From an old, non family, photograph album I recently purchased on eBay. No doubt a couple of fellow Caldwell fans out there are not happy with me as the bidding was spirited but not too pricey. I will always get items posted on here for all to see anyway. I just received the album and am scanning the pages this morning and posting without additional information or further research. Information and more photos will be added from time to time. All the pages with photos were already detached so I am getting them into archival covers. Most of the pages in the album were unused. The photos measure in the 2 1/2" by 1 3/4" to 2 3/4" by 4" range and are glued to the pages. Some of the images of buildings around town are well known already. Others have appeared as postcards. I will probably be updating and adding some individual images as I get the chance. Let me know if you recognize the homes, family, etc. Feel free to school me.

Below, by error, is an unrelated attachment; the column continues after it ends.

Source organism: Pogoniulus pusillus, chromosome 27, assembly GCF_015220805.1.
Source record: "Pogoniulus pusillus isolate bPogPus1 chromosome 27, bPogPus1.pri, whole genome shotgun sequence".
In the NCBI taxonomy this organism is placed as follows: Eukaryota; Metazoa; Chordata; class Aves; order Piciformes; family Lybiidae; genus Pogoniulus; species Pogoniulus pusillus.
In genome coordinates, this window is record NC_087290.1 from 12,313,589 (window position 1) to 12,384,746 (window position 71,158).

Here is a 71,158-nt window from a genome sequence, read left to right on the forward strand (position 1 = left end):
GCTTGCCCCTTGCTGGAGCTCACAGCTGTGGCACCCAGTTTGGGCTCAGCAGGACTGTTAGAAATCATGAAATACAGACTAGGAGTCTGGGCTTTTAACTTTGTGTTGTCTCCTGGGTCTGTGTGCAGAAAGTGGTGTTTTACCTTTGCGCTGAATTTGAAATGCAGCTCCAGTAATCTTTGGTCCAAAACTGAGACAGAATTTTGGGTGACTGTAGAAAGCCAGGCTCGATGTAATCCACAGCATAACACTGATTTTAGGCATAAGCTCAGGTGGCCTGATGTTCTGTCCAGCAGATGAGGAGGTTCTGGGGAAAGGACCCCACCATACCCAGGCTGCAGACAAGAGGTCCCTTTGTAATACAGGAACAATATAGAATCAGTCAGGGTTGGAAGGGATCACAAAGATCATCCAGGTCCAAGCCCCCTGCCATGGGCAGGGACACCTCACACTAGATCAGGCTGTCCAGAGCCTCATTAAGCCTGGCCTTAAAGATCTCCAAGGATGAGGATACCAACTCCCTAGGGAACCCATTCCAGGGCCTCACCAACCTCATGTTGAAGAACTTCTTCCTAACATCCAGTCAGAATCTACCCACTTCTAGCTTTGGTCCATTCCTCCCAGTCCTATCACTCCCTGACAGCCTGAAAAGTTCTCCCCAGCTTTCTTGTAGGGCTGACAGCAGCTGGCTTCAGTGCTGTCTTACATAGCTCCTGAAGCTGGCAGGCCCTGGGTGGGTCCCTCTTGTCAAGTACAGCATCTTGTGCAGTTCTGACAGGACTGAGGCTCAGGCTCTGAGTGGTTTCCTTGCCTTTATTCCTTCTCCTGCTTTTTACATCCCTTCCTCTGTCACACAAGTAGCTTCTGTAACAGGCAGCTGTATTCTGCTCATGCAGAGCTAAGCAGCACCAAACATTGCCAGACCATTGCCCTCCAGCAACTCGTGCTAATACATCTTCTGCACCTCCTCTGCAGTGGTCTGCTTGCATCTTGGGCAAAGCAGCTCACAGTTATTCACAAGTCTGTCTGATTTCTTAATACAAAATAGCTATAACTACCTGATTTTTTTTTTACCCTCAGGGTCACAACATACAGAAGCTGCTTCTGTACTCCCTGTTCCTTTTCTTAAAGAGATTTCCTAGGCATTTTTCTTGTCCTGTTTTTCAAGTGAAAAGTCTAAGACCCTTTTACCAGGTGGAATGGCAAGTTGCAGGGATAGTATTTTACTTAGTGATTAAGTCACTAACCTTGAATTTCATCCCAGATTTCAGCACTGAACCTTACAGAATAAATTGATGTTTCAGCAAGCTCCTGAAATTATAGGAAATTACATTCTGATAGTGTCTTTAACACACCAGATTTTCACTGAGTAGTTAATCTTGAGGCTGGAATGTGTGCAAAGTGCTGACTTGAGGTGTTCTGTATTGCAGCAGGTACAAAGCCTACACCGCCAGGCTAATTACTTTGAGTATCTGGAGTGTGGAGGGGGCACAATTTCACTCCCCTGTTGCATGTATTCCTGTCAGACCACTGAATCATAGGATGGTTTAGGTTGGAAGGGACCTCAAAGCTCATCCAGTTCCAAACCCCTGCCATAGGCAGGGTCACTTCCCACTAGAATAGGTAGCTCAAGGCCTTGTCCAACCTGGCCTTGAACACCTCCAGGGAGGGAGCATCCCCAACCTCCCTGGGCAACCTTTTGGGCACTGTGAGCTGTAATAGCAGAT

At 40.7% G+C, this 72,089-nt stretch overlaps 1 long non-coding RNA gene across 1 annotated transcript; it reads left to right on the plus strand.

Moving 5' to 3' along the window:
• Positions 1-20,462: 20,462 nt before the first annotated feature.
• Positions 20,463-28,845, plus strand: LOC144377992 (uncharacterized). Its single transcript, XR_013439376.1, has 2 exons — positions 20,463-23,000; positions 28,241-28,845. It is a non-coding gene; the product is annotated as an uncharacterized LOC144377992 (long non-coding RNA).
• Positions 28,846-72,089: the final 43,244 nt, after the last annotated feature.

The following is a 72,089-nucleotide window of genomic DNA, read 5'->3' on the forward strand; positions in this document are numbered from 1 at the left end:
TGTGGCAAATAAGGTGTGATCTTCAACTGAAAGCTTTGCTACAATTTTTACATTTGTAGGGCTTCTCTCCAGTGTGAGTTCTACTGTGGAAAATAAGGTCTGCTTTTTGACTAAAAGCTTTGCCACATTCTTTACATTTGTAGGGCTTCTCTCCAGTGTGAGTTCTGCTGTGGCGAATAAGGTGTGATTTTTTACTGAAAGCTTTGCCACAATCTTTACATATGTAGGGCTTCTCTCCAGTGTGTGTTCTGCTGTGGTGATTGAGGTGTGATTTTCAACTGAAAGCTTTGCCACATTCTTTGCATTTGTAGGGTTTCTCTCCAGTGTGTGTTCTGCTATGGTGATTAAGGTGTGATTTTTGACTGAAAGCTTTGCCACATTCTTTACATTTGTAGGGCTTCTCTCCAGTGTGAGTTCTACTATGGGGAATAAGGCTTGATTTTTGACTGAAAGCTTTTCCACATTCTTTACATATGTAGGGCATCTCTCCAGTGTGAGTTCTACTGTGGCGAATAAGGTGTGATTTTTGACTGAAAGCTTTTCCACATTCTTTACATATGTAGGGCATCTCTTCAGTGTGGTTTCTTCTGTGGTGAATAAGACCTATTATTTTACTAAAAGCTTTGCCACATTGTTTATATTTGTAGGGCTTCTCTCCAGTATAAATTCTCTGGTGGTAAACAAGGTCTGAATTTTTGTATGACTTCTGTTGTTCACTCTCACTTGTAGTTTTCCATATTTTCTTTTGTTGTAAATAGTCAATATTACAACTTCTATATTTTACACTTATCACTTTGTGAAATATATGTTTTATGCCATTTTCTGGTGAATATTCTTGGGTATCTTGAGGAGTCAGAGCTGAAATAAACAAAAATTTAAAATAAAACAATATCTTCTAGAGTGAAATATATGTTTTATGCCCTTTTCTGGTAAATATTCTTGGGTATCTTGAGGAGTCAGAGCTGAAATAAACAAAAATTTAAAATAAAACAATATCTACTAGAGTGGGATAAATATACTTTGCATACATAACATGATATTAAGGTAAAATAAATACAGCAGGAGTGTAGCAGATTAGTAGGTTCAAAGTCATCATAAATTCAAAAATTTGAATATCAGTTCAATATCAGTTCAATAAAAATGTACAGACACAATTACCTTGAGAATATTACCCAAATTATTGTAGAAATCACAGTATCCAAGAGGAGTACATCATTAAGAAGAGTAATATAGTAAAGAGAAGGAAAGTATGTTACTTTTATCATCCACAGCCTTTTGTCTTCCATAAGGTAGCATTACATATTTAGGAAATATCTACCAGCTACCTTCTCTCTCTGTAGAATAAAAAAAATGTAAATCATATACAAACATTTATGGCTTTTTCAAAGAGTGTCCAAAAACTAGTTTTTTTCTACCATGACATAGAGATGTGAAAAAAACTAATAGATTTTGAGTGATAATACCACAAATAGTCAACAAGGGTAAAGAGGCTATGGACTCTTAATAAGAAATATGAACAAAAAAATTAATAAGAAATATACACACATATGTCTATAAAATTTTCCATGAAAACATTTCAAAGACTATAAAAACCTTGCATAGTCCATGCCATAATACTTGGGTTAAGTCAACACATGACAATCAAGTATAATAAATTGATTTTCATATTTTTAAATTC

Know any of these Caldwell folks?
A piece of the Steunenberg house being moved?  Doubtful but the scene might have been similar. Gotta love those early steam engine tractors. They could pull a house!

We know all the places shown above & below...or do we?  Many are labeled. Take a guess at the others & email or comment. I have posted a couple of them already.
Looking at the intersection of 7th & Main. Of course that is the Caldwell Bank & Trust/Steunenberg block on the left, City Hall in the distance, Saratoga hotel on the right and, as indicated, the photo was taken from the train depot. Goggle street view today. City Hall and the Saratoga long gone. Steunenberg block and Train Depot remain. Below another bridge shot from the same page. I know a couple guys out there are bridge afectionados like I am.
And above we see the interurban depot at 501 Main St. Same building at this Google map link. 
Facade has changed but still has the chimney.
Someones kinfolk?
I do like these WWI vintage tanks. Looks like the town turned out for the show.
 Now that looks like a fun ride...as long as you don't fall in front of the tank!